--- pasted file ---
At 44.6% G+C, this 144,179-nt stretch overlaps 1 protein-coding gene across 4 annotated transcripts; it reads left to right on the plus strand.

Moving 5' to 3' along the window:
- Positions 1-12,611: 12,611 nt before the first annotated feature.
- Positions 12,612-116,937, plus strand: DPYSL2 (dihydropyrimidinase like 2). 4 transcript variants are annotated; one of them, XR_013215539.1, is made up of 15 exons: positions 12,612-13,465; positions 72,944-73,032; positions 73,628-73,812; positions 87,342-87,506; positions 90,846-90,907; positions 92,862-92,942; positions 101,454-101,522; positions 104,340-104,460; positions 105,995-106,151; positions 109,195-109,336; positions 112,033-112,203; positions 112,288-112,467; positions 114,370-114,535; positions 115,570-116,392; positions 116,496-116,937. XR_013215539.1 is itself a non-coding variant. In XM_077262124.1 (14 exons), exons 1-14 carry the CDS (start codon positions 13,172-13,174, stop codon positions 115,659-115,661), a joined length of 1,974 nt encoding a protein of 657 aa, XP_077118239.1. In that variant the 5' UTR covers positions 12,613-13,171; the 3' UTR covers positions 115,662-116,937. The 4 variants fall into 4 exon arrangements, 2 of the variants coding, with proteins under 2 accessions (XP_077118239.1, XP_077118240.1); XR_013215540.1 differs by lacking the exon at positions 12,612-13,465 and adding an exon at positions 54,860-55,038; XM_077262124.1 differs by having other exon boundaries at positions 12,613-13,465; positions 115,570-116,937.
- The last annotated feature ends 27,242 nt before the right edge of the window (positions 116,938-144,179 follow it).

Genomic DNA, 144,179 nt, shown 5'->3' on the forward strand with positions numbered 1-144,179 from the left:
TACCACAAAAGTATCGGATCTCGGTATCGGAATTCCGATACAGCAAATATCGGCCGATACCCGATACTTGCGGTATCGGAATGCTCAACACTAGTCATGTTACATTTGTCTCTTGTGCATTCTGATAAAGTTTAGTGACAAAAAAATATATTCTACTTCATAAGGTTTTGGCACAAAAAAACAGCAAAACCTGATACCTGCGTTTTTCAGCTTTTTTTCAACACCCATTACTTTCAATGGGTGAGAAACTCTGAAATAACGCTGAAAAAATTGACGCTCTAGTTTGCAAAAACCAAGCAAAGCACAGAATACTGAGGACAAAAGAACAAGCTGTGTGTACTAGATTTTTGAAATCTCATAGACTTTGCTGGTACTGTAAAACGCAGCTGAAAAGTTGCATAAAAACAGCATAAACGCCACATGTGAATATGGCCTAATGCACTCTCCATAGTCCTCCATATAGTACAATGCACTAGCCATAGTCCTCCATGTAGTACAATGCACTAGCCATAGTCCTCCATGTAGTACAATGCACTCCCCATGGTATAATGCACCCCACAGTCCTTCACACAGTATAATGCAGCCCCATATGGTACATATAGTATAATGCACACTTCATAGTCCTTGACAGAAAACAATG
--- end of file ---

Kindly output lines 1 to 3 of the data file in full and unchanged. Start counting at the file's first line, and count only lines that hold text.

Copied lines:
At 44.6% G+C, this 144,179-nt stretch overlaps 1 protein-coding gene across 4 annotated transcripts; it reads left to right on the plus strand.

Moving 5' to 3' along the window:
- Positions 1-12,611: 12,611 nt before the first annotated feature.